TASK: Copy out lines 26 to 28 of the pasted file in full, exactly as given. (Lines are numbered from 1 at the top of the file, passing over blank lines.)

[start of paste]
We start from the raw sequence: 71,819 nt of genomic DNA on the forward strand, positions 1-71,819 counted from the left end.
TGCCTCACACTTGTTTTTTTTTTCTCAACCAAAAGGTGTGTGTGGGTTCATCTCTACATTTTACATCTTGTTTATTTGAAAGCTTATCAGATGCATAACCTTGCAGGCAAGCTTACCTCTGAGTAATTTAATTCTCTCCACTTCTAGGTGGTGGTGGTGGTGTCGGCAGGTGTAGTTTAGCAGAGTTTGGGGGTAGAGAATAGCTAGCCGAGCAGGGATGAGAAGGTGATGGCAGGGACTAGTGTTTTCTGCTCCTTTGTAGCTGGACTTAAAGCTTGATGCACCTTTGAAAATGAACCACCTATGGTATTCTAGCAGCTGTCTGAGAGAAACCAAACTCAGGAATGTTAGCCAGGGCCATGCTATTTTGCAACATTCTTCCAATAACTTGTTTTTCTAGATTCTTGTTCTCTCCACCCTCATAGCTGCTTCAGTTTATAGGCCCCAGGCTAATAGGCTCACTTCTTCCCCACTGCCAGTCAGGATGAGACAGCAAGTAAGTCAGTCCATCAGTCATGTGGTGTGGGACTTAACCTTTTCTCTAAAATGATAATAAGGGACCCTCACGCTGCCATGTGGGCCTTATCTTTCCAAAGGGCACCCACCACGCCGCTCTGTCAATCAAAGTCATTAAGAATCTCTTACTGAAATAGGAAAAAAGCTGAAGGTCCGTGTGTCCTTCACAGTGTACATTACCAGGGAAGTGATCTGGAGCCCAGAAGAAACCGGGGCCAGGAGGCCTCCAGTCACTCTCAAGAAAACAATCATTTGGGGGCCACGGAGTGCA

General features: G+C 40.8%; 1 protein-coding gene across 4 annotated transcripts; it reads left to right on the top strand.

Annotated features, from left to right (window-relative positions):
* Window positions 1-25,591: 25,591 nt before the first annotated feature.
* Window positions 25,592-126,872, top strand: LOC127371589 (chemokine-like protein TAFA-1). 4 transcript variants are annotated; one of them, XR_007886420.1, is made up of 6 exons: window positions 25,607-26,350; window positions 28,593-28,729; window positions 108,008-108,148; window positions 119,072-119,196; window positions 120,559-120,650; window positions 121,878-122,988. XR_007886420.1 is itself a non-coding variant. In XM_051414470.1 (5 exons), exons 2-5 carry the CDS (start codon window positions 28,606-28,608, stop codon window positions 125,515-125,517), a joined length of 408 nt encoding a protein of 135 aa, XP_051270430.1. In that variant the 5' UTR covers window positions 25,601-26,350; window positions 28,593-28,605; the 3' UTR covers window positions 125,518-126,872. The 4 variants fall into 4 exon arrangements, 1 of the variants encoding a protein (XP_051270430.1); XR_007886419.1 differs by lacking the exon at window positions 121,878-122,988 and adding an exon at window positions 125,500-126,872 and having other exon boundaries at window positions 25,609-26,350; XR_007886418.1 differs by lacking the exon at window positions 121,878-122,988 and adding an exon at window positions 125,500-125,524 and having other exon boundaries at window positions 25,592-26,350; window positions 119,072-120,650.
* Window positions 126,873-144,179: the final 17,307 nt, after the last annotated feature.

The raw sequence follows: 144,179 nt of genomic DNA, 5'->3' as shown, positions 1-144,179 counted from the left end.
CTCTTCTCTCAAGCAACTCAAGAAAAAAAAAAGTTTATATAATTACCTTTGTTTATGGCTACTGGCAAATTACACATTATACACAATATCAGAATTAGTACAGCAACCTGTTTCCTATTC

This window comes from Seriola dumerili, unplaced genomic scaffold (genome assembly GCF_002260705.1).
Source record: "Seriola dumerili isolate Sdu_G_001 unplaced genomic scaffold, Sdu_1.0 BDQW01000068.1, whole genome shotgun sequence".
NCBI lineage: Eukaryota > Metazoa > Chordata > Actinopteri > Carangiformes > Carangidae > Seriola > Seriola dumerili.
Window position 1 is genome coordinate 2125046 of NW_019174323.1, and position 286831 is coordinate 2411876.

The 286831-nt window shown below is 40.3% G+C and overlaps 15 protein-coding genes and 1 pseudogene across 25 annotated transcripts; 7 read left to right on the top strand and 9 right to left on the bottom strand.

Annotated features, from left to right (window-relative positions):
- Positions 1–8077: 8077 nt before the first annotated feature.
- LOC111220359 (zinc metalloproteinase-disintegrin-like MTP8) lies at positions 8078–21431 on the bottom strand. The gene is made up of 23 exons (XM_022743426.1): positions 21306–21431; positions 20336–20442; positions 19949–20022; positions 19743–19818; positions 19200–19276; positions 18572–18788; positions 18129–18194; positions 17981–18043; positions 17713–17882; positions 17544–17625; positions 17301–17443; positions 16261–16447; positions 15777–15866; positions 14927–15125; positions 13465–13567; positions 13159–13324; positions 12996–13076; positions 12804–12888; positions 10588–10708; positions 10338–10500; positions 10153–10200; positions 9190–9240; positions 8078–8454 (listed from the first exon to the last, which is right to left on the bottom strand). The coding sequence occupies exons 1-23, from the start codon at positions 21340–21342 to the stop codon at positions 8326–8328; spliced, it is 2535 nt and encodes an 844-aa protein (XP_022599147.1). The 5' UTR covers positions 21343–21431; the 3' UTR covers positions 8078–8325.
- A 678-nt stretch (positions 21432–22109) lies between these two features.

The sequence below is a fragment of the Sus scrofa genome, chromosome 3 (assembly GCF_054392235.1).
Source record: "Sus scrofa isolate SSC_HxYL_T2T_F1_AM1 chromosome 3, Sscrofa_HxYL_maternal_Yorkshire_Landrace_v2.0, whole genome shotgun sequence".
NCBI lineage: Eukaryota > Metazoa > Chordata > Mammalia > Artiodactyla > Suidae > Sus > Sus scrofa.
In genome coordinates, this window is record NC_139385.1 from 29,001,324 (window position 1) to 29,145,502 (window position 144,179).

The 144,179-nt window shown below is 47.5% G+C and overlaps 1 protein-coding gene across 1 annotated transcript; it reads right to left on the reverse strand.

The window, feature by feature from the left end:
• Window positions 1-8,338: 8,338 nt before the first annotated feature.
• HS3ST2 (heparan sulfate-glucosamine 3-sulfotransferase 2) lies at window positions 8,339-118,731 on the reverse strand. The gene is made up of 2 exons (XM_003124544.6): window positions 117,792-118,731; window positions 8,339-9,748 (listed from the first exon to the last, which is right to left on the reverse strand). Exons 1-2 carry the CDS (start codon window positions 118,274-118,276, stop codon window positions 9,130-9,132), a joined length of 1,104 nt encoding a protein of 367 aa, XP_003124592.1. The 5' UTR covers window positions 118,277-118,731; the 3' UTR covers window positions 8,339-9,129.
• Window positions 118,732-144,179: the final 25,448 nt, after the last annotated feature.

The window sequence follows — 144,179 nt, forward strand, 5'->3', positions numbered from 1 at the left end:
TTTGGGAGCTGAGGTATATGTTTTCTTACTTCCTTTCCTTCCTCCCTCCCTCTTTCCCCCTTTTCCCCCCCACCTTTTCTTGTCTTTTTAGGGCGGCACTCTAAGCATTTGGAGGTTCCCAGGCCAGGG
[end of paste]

• HS3ST2 (heparan sulfate-glucosamine 3-sulfotransferase 2) lies at window positions 8,339-118,731 on the reverse strand. The gene is made up of 2 exons (XM_003124544.6): window positions 117,792-118,731; window positions 8,339-9,748 (listed from the first exon to the last, which is right to left on the reverse strand). Exons 1-2 carry the CDS (start codon window positions 118,274-118,276, stop codon window positions 9,130-9,132), a joined length of 1,104 nt encoding a protein of 367 aa, XP_003124592.1. The 5' UTR covers window positions 118,277-118,731; the 3' UTR covers window positions 8,339-9,129.
• Window positions 118,732-144,179: the final 25,448 nt, after the last annotated feature.

The window sequence follows — 144,179 nt, forward strand, 5'->3', positions numbered from 1 at the left end: